“What has changed is the number of people getting remarried—the number of people willing to take the plunge for the second, third or fourth time,” Bell said. “It didn’t work the first time, so they’re looking for something a little different.”
Some look for rings with wider bands. Others are looking for something a bit more avant-garde.
Filigree rings—rings with exquisite engraving along the band—are a hit in the south and for some who want a classical look.
Tradition says the guy should plan on spending about two months of his salary on an engagement ring.
Flora recommends keeping rings within your budget, but he says it’s a deeply personal choice. Bell said the two-month tradition is just a guideline. But, he cautioned, cheapskates can come to regret it.
“Women may say, ‘I don’t want a bigger diamond,’ ” he said. “Liar! Every woman wants a bigger diamond.”
Trio sets—an engagement ring that comes with two wedding bands—are popular at Gordon Jewelers at Hickory Point Mall in Forsyth, according to Lindsay Allison, a sales associate.
Experts agree high-quality diamonds retain value better than lower-quality diamonds. A smaller, high-quality diamond can be a wiser investment than a larger one that’s of lower quality.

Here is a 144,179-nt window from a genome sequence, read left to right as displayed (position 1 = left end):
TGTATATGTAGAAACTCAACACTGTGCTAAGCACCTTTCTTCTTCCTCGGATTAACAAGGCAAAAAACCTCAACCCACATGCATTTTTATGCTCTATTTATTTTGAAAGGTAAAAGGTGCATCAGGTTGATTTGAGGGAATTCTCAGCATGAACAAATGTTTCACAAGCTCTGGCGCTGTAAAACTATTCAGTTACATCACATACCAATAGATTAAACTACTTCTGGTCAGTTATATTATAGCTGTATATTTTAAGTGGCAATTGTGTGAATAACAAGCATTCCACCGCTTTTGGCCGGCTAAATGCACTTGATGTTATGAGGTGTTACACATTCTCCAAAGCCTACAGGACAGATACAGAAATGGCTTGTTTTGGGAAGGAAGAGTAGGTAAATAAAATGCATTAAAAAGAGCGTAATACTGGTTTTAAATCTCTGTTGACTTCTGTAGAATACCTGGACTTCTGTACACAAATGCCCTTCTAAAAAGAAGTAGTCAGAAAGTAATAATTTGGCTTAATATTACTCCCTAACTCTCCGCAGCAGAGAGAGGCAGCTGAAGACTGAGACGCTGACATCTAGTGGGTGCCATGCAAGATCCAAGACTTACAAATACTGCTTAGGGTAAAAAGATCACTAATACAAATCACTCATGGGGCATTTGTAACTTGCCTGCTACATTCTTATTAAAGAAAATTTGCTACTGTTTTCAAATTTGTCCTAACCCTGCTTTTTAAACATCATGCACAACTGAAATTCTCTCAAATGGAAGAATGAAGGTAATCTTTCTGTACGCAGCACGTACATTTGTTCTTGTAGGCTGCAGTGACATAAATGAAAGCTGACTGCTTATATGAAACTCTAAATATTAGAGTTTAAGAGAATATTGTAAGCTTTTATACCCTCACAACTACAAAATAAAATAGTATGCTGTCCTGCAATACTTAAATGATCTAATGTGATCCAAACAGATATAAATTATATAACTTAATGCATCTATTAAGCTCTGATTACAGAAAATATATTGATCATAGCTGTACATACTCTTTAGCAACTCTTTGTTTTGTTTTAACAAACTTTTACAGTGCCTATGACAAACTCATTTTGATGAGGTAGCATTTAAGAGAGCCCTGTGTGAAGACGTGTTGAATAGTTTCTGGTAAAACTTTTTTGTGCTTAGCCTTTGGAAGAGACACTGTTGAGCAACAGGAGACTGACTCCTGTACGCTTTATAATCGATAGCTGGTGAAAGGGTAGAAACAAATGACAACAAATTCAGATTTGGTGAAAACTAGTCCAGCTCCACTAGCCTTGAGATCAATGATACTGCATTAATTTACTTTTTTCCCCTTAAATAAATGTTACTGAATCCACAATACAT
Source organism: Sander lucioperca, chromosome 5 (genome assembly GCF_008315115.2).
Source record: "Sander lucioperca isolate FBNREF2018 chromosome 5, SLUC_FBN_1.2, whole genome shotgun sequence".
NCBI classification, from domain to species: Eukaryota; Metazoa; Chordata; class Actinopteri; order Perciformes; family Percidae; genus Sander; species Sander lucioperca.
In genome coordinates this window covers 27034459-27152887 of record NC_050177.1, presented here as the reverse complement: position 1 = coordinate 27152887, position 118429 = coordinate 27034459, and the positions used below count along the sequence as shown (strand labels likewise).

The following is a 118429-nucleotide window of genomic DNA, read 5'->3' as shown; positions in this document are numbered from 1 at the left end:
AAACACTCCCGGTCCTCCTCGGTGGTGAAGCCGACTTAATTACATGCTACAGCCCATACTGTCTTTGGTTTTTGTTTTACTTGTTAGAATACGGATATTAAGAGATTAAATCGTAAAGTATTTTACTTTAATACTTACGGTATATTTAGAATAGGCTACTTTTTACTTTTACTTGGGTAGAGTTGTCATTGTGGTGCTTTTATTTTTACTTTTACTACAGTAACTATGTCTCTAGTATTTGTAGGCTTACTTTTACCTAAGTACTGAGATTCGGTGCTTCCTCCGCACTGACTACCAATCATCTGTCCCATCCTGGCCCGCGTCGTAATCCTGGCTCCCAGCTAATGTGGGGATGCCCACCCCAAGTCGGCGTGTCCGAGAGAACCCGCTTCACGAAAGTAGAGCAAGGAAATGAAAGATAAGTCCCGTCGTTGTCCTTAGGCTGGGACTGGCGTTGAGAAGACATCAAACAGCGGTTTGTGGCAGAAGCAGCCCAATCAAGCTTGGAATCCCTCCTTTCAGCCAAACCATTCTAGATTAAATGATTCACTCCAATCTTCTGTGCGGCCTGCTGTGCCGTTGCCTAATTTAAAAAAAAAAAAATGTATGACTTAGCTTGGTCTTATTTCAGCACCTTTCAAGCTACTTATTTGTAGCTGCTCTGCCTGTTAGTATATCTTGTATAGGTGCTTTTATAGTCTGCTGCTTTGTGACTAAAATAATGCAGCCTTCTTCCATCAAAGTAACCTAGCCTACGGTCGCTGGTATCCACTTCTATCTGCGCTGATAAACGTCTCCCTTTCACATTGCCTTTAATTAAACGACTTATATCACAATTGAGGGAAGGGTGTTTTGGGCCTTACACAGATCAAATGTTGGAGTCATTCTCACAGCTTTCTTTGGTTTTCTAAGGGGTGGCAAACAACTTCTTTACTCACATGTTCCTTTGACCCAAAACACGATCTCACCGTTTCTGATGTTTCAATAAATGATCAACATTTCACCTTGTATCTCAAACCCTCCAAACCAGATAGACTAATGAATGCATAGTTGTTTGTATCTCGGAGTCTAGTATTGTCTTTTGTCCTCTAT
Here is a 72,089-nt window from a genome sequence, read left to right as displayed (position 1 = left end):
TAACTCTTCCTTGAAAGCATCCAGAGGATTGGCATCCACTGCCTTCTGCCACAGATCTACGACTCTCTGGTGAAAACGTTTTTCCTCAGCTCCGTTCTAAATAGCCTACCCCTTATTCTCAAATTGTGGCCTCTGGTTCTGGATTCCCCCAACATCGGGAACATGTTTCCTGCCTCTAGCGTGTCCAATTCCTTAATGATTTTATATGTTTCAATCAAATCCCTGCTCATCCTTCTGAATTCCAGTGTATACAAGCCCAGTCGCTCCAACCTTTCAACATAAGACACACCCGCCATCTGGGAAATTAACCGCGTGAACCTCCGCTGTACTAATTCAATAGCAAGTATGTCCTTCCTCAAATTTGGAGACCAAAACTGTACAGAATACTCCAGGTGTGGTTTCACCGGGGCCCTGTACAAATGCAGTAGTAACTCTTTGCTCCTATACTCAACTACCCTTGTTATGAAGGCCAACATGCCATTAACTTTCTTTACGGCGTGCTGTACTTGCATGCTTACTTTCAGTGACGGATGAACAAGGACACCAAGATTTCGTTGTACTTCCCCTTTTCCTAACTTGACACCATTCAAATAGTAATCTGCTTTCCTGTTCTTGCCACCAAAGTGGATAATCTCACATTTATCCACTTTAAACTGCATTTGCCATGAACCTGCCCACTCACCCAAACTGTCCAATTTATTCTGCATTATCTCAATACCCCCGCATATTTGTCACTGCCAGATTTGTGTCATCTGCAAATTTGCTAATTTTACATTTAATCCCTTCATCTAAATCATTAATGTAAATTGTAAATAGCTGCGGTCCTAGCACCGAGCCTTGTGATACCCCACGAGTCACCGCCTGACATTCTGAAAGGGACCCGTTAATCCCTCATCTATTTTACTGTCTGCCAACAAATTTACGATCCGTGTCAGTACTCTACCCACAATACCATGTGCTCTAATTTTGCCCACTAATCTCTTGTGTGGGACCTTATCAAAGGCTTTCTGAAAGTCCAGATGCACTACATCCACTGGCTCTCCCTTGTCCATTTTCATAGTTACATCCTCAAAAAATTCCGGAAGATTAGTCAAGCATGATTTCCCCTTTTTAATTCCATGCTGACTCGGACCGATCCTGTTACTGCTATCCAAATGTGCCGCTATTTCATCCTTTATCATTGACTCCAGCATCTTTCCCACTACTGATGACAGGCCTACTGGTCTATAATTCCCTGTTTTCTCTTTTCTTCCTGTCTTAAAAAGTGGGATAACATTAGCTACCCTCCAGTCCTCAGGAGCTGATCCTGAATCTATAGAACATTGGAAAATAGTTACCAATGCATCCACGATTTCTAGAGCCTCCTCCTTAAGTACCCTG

“Better stones appreciate much better, much faster,” Bell said.
A solitaire stone often is a wise investment.
“Put your money in the rock,” Bell advised. “People get caught up with the flash and flicker. They’re paying for a lot of gobbledygook.”
Don’t skimp on the setting of the ring either, Flora said.
Pavé settings are popular with some who are looking for a big rock, but don’t have a lot of cash. Pavé refers to pavement—think of a cobblestone road.
“It’s a lot of little diamonds pushed together,” Allison said. “It gives the illusion of a larger single stone.”
Barb Jackson, a jeweler at Bell’s, advises customers to ask lots of questions and take time to make a wise decision.
“Nobody should ever buy under pressure,” she said.
Bell identifies three reasons why people buy jewelry: traditions, emotions and vanity. The latter two are human traits, but a good jeweler can help fill in some of the magical lore of jewelry.
“I call it romancing the stone,” he said.
Celebrities also can affect trends.
Some, perhaps taking their clue from the ring Chandler gave Monica on Friends, choose to complement a diamond with colored gems.
Three-stone trends, which can represent the past, present and future, are also popular.
“They started on the soap operas,” Allison said. “Now, they’re just everywhere.”
Jennifer Lopez’s pink diamond engagement ring from fiancé Ben Affleck has led to a renewed interest in colored diamonds. Many look but don’t buy, though, since colored diamonds can be very rare and ultra-expensive.
Curry will work alongside Flora at Flora Gems after they return from their honeymoon. She admits there are much worse jobs than being surrounded by dazzling jewelry everyday. Sometimes, she can even try on a rare colored diamond.
“That’s definitely a perk,” she said with a smile.
H&R Staff Writer
Mike Frazier can be reached at firstname.lastname@example.org or 421-7985.
Copyright 2003, Herald & Review, Decatur, IL